And supposedly they were worth, however briefly in time, $400m.

Supposedly.

There is simply no way to tell, no governing authority, no rules at all, other than the Prime Directive"

Caveat Emptor

DMT
nah000

climber
now/here
Nov 6, 2017 - 05:37pm PT
a few points:

re: tulipmania... as i understand it, the most recent theory based on direct archival research, of which i have admittedly not read from the horse's mouth here, says most of our common ideas of what happened during that time is a convenient but almost completely exaggerated myth.

re: liquidity... two points. 1. yes, it's an emergent mode of exchange so if you're looking to move your billions of u.s. dollars around, it is going to be tricky selling off that much in bitcoin. not because you can't sell it, but because relative to the market cap [currently at about 120 billion u.s. dollars] you are likely going to significantly push the price around with a sell off of that size. as of the last 24 hours the total volume of bitcoin to u.s. dollars moved around on just the largest exchange was about $1.6 billion worth. in total over the last 24 hours over $2 billion worth in u.s. dollars was moved around. to put this in perspective, just one year ago the total traded volume in 24 hours averaged in the low tens of millions of u.s. bucks... ie. Q: is it possible that bitcoin's use could become widespread enough in the near future that it'd become stable for billions of dollars to be pushed around without significantly affecting the sell price? A: it is certainly possible even at the same time that it is certainly not certain that this will happen... :) in short: for we plebs [or at least, those with less than a million dollars of u.s. cash to move around] liquidity is, in the most direct definition, currently not an issue.
2. Reilly are you seriously arguing liquidity has anything to do with "how many bitcoins there are"? cause if you are, as you seem to be to me, then no, you're mistaken on this point. [as others have pointed out while i was typing,] yes, there is a cap in the number of bitcoins. but that is kind of the whole point of bitcoin [ie. . it is a mode of exchange that by definition has a capped number of units of exchange] if/as this mode of exchange [bitcoin] becomes more in demand relative to other modes of exchange [the u.s. dollar for example], bitcoin's value will rise relative to the u.s. dollar [as it has done for the eight years that it has been in existence]. and in that way you just start moving smaller amounts of bitcoin around to move the same amount of say u.s. dollars around. ie. once upon a time it cost hundreds of bitcoin to buy a pizza, whereas currently it'd cost a hundredth of a bitcoin to buy a pizza. from the way i conceive of it, liquidity has to do with a. the ability to exchange an amount at will combined with b. price stability. with regards to the former a., as discussed in point one it depends on the size of the amount being moved: with no issue for the multithousandaires, or even millionaires in the room. with regards to the latter [b. price stability] bitcoin, as an emergent and still relatively small market is not by any definition stable. that said it has continued to become more stable over time. so as far as is bitcoin liquid? it depends on what "is" is.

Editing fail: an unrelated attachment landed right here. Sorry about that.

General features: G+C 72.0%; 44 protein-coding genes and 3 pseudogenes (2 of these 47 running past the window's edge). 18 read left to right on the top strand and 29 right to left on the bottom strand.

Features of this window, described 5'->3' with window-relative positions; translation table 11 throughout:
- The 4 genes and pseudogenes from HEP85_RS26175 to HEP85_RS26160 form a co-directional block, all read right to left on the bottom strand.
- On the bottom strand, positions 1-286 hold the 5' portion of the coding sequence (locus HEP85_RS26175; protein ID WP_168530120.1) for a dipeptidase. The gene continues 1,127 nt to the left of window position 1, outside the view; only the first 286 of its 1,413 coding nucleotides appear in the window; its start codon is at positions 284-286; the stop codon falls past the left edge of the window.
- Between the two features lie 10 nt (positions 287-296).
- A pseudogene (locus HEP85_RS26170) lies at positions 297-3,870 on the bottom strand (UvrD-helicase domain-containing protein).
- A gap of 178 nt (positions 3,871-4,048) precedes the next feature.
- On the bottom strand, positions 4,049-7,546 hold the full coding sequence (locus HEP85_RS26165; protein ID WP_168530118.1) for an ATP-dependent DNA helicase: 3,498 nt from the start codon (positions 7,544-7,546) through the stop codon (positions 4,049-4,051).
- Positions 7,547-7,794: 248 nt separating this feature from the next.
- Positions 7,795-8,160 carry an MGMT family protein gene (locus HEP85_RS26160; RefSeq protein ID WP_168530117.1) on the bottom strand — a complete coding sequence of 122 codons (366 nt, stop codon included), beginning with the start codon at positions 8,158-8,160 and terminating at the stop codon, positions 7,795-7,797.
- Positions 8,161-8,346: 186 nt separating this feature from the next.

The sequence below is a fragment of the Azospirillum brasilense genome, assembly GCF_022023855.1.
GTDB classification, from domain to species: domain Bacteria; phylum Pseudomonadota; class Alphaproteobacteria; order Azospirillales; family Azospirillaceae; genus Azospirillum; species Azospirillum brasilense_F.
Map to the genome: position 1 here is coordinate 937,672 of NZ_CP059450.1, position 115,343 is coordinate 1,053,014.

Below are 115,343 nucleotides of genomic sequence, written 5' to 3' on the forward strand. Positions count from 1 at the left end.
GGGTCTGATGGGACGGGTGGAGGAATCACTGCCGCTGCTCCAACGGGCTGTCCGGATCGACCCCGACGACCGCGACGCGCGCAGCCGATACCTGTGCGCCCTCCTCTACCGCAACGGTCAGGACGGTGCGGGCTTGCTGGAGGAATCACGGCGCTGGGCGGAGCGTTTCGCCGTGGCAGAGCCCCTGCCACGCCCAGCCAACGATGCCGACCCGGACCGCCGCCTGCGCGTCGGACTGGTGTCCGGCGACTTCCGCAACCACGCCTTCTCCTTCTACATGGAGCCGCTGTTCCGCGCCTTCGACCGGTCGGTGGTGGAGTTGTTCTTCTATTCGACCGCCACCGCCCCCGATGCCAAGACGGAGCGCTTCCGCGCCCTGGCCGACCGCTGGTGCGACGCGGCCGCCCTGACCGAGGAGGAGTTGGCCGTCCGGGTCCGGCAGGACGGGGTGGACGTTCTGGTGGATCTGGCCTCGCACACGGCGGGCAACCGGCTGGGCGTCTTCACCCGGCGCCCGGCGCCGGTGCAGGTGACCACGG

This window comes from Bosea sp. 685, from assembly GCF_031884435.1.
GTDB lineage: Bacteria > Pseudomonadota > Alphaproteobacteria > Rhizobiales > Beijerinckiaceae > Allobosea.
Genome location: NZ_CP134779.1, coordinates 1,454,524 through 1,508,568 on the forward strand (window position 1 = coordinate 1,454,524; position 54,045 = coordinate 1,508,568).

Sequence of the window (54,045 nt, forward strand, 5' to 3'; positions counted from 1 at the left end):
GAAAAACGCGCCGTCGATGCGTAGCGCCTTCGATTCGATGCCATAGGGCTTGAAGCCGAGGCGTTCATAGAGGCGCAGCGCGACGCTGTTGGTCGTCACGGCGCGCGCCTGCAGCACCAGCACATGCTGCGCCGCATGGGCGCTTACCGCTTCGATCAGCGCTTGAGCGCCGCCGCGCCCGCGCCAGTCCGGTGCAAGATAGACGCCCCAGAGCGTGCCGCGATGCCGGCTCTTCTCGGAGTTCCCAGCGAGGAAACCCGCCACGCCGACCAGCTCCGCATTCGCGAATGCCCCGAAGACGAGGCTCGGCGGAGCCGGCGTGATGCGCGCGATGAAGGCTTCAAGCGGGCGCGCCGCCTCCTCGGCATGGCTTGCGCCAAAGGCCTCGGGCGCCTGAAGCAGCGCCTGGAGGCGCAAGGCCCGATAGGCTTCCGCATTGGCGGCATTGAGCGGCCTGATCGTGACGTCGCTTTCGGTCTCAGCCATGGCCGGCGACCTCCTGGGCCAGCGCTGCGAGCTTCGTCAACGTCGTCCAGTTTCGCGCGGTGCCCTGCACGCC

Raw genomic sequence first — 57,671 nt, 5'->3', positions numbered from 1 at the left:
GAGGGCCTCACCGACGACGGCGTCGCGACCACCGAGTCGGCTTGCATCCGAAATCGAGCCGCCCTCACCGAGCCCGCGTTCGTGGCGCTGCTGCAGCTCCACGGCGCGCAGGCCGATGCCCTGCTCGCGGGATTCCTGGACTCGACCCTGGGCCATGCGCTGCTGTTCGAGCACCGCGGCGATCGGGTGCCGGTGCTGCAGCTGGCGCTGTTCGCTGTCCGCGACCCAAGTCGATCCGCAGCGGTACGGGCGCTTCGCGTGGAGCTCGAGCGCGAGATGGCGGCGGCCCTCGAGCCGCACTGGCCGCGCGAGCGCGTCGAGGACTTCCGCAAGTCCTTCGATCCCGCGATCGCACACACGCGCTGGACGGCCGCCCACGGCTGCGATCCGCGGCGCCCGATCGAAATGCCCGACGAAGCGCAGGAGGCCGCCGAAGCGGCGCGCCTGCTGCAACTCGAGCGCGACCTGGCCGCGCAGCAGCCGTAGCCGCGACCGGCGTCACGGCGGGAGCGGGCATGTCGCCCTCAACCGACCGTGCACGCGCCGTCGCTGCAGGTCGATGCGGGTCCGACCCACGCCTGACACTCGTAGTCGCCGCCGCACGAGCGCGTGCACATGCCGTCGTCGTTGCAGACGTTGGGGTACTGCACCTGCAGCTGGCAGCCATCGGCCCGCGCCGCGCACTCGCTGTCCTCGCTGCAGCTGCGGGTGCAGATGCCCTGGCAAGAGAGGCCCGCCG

re: an attempt at a plain english explanation of bitcoin. 1. bitcoin is a decentralized public ledger. 2. the recording of exchanges made on that public ledger are backed up by impossibly large to compute, math based encryption.

re: what, i suspect people are really looking for with regards to a plain english explanation: is bitcoin worth investing in? and this is an, imo, impossible to answer question. that's because at its heart we currently live in a world based in violence. as i understand braun to be alluding to, the idea that the current u.s. petrobuck is anything more than a collective hallucination backed up globally by, at its heart, u.s. nukes, is imesho, simply pleasant myth. as a fiat currency for the last 46 years, whose creation is both out of thin air and in the hands of private interests, to think the u.s. buck will be sacrosanct for ever and ever amen, is to not pay attention to history. will bitcoin be a/the replacement? it's impossible to know. at this point, the nukes back up the u.s. buck so i wouldn't bet on it being replaced anyday soon. but that's an end game answer. in the more short term, with regards to bitcoin as just an investment? again hard to say. because of the chaotic [by scientific definitions] interface between traditional currencies, governments, etc. it's hard to know exactly what will or won't become of bitcoin. not to mention all of the growing pains that new technology must go through. that said will a blockchain based currency prove useful and the value of its units of exchange continue to grow relative to nationalized fiat currencies? i wouldn't bet against it. i just wouldn't necessarily bet that bitcoin is necessarily going to be the long term winner. although a small bet can't hurt at this point given the last eight years.

re: There is simply no way to tell, no governing authority, no rules at all, other than the Prime Directive. this, in some regards, is true. except it's even more true of the current paper u.s. bucks. the prime directive with fiat paper bucks has, at its heart, always been who controls the making and enforcing of the rules. the prime directive for bitcoin is ultimately a publicly available to read bit of math. we humans are an ogreish bunch though, and so despite our outward niceties, i wouldn't necessarily bet on math, in this case.



as always, this is mostly off the cuff... so if i've made a mistake, please point it out, so i learn as well.